Ever wonder what happens to cardboard that you put into your recycling bin? Ever wonder what all those retail shops do with that cardboard that everything comes in? Well, once the boxes are crushed they are sent for recycling, turns out cardboard is actually worth something, and there’s a shortage, most of it ends up in”empty” freight containers going back to China. The Chinese are huge buyers of our recyclables, cardboard very much included. The majority of the boxes we get in the mail or delivered are manufactured from recycled material, but not all.
Really, our think tank was discussing this long ago, and we did a small experiment to see, one of our members told us that he saw a stamp on one of his cardboard boxes – made in the united states, and it was virgin cardboard never from recycled material, see we do make something in the US besides airliners and Winter Springs Wildlife Removal. I told our think tank guy;”I am very happy to see your Virgin Cardboard Box was actually made in the united states, as I am confident you are as well.”
Is there a better way to recycle cardboard making it stronger next-round? What if we add ingredients because it’s broken down during the recycling phase, then during the next recycling phase, it might need a different process than present, although if the added components are broken down, dissolved and precipitated out, such as the clear packaging tape is, during a very similar process, then we could win this way.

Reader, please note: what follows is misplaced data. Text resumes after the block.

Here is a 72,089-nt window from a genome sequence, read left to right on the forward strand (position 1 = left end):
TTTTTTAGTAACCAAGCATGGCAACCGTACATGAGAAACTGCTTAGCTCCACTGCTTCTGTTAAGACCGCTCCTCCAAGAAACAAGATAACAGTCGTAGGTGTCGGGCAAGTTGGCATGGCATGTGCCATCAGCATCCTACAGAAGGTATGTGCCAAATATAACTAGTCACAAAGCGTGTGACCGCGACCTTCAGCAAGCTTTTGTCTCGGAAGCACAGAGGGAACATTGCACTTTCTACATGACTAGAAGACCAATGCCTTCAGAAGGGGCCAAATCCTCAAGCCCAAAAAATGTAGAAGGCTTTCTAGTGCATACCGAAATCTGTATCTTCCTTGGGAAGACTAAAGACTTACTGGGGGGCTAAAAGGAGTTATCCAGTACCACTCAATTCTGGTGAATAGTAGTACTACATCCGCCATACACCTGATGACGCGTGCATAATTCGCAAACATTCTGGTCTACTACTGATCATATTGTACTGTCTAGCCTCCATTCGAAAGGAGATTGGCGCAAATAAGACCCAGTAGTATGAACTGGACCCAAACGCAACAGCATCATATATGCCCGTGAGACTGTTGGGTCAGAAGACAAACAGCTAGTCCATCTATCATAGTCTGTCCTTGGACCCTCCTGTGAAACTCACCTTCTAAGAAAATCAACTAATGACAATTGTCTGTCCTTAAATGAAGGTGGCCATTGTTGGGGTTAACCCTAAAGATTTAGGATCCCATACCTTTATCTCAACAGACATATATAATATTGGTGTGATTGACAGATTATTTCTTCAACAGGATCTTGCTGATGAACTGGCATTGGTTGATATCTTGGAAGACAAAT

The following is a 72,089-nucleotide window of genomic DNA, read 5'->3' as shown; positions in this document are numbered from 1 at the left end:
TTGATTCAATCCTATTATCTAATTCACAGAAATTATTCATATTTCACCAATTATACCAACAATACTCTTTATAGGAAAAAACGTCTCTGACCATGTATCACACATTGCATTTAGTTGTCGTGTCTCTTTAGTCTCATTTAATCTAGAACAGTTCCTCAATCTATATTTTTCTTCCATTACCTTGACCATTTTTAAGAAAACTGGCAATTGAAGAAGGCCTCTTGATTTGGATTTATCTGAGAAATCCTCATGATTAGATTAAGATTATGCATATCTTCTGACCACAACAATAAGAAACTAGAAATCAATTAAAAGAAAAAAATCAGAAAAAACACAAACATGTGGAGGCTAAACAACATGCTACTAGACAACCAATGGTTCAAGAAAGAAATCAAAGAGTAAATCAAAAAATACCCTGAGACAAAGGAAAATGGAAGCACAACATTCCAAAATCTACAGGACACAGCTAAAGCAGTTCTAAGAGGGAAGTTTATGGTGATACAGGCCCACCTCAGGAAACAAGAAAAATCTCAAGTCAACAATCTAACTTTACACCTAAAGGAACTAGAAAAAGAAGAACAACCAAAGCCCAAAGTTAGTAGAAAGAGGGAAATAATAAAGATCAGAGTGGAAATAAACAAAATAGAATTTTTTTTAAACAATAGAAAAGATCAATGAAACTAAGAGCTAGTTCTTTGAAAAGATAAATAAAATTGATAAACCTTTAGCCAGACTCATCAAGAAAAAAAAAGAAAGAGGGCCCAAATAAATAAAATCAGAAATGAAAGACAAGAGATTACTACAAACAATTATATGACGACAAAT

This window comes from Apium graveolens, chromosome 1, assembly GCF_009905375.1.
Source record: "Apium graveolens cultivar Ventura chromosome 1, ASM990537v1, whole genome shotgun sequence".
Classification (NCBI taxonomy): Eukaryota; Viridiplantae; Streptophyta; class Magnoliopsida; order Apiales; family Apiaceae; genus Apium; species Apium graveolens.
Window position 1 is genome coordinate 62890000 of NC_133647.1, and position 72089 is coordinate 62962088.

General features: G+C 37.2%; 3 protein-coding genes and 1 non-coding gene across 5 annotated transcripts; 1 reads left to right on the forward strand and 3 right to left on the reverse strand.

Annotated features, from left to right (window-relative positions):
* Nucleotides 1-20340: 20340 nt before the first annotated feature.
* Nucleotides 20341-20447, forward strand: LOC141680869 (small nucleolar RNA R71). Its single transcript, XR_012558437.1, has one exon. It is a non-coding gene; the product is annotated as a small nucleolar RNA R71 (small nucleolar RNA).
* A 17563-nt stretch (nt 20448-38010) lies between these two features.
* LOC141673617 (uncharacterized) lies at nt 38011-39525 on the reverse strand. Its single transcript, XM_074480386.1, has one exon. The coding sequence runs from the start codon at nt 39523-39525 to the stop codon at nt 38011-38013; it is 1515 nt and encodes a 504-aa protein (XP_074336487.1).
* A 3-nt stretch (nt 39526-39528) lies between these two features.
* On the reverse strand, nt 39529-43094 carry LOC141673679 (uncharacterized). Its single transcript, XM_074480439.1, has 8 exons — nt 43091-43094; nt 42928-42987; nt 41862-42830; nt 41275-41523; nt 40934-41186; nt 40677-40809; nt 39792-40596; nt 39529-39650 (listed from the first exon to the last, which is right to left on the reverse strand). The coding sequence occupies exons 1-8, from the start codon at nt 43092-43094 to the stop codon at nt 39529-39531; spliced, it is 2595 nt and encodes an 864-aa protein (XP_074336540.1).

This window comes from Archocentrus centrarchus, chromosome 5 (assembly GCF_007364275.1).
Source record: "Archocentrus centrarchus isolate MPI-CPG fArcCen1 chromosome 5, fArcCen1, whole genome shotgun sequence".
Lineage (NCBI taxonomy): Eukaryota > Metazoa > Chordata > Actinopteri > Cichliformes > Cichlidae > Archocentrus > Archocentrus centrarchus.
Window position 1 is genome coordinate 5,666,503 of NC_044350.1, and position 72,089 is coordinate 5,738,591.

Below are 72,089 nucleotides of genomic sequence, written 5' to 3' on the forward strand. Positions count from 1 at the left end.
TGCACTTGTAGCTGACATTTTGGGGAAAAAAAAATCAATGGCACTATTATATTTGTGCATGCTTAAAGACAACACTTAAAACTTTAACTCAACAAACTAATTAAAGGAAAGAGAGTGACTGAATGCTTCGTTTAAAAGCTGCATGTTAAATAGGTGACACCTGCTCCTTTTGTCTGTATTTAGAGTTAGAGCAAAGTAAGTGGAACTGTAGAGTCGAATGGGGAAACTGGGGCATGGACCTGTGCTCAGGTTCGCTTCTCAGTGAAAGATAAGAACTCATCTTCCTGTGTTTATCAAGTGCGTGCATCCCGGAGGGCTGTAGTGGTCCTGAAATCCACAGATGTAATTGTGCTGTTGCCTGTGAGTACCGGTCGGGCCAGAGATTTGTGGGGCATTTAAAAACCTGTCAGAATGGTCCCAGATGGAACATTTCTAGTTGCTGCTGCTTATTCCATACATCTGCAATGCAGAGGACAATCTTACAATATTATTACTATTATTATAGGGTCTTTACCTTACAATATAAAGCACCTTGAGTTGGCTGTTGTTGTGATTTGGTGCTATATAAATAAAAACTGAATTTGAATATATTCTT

Still, if updates are necessary, we catch the Chinese off their game, meaning we must process the cardboard from here on out, as they won’t have the facilities yet, and we can ship rolls of merchandise back to them in the cargo containers as opposed to crushed and bundled cardboard cubes strapped with ties. Imagine if we were to add rubber strands from old tires also recycled?
If the rubber remains evenly distributed in the mulch, perhaps not much must be done, micro-fine ground sawdust is highly flammable, but exceptionally abundant around pre-fab components for building houses, timber yards, furniture factories (unfortunately few left in the US – NAFTA sent them to Mexico, today however in Asia). So, sawdust is an abundant substance it sounds. Are not there strict regulations on sawdust in the US? I mean OSHA, EPA, fire rules, etc.? It would be nice for the rubber you mention from used tires, even though that might be tough too as a result of toxins in the melting of rubber + the steel in the steel belted radial tires for advantage – certainly something to consider.